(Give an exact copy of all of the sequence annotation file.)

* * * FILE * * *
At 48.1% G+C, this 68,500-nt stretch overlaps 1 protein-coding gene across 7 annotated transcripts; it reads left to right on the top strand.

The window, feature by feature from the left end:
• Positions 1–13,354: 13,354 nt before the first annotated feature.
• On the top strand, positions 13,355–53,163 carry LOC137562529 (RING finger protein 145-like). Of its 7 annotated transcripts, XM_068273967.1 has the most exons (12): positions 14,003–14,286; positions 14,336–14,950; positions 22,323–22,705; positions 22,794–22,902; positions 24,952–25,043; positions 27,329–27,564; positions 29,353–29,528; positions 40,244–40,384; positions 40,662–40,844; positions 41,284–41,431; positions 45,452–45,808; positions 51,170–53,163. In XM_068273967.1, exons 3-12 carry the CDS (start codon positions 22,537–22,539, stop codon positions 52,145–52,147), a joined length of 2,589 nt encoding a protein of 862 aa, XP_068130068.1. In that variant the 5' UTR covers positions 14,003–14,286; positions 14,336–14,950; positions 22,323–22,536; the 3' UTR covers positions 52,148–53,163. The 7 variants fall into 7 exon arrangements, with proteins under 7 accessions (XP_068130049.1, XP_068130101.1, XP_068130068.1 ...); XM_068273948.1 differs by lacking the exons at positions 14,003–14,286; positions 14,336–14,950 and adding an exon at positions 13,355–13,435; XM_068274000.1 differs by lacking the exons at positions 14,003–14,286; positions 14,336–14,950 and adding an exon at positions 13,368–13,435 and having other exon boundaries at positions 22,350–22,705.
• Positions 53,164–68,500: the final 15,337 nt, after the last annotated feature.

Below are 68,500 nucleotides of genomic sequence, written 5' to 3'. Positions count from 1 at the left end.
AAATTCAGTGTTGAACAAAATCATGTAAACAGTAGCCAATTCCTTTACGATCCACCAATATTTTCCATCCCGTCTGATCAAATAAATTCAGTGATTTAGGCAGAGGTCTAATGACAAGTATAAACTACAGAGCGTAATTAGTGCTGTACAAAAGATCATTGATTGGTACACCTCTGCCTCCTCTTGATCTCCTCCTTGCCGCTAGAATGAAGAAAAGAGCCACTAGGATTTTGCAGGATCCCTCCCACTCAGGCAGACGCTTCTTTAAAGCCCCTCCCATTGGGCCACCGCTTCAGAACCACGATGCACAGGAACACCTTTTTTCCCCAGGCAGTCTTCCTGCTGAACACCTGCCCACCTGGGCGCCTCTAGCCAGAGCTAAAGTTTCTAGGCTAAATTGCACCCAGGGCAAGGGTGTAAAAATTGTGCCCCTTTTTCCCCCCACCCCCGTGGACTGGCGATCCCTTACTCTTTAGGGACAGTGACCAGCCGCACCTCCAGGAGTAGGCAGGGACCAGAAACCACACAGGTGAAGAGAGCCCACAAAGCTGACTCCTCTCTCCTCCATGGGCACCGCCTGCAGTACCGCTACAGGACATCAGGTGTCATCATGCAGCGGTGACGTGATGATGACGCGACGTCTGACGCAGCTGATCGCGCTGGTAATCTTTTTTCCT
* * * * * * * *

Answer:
At 48.1% G+C, this 68,500-nt stretch overlaps 1 protein-coding gene across 7 annotated transcripts; it reads left to right on the top strand.

The window, feature by feature from the left end:
• Positions 1–13,354: 13,354 nt before the first annotated feature.
• On the top strand, positions 13,355–53,163 carry LOC137562529 (RING finger protein 145-like). Of its 7 annotated transcripts, XM_068273967.1 has the most exons (12): positions 14,003–14,286; positions 14,336–14,950; positions 22,323–22,705; positions 22,794–22,902; positions 24,952–25,043; positions 27,329–27,564; positions 29,353–29,528; positions 40,244–40,384; positions 40,662–40,844; positions 41,284–41,431; positions 45,452–45,808; positions 51,170–53,163. In XM_068273967.1, exons 3-12 carry the CDS (start codon positions 22,537–22,539, stop codon positions 52,145–52,147), a joined length of 2,589 nt encoding a protein of 862 aa, XP_068130068.1. In that variant the 5' UTR covers positions 14,003–14,286; positions 14,336–14,950; positions 22,323–22,536; the 3' UTR covers positions 52,148–53,163. The 7 variants fall into 7 exon arrangements, with proteins under 7 accessions (XP_068130049.1, XP_068130101.1, XP_068130068.1 ...); XM_068273948.1 differs by lacking the exons at positions 14,003–14,286; positions 14,336–14,950 and adding an exon at positions 13,355–13,435; XM_068274000.1 differs by lacking the exons at positions 14,003–14,286; positions 14,336–14,950 and adding an exon at positions 13,368–13,435 and having other exon boundaries at positions 22,350–22,705.
• Positions 53,164–68,500: the final 15,337 nt, after the last annotated feature.

Below are 68,500 nucleotides of genomic sequence, written 5' to 3'. Positions count from 1 at the left end.
AAATTCAGTGTTGAACAAAATCATGTAAACAGTAGCCAATTCCTTTACGATCCACCAATATTTTCCATCCCGTCTGATCAAATAAATTCAGTGATTTAGGCAGAGGTCTAATGACAAGTATAAACTACAGAGCGTAATTAGTGCTGTACAAAAGATCATTGATTGGTACACCTCTGCCTCCTCTTGATCTCCTCCTTGCCGCTAGAATGAAGAAAAGAGCCACTAGGATTTTGCAGGATCCCTCCCACTCAGGCAGACGCTTCTTTAAAGCCCCTCCCATTGGGCCACCGCTTCAGAACCACGATGCACAGGAACACCTTTTTTCCCCAGGCAGTCTTCCTGCTGAACACCTGCCCACCTGGGCGCCTCTAGCCAGAGCTAAAGTTTCTAGGCTAAATTGCACCCAGGGCAAGGGTGTAAAAATTGTGCCCCTTTTTCCCCCCACCCCCGTGGACTGGCGATCCCTTACTCTTTAGGGACAGTGACCAGCCGCACCTCCAGGAGTAGGCAGGGACCAGAAACCACACAGGTGAAGAGAGCCCACAAAGCTGACTCCTCTCTCCTCCATGGGCACCGCCTGCAGTACCGCTACAGGACATCAGGTGTCATCATGCAGCGGTGACGTGATGATGACGCGACGTCTGACGCAGCTGATCGCGCTGGTAATCTTTTTTCCT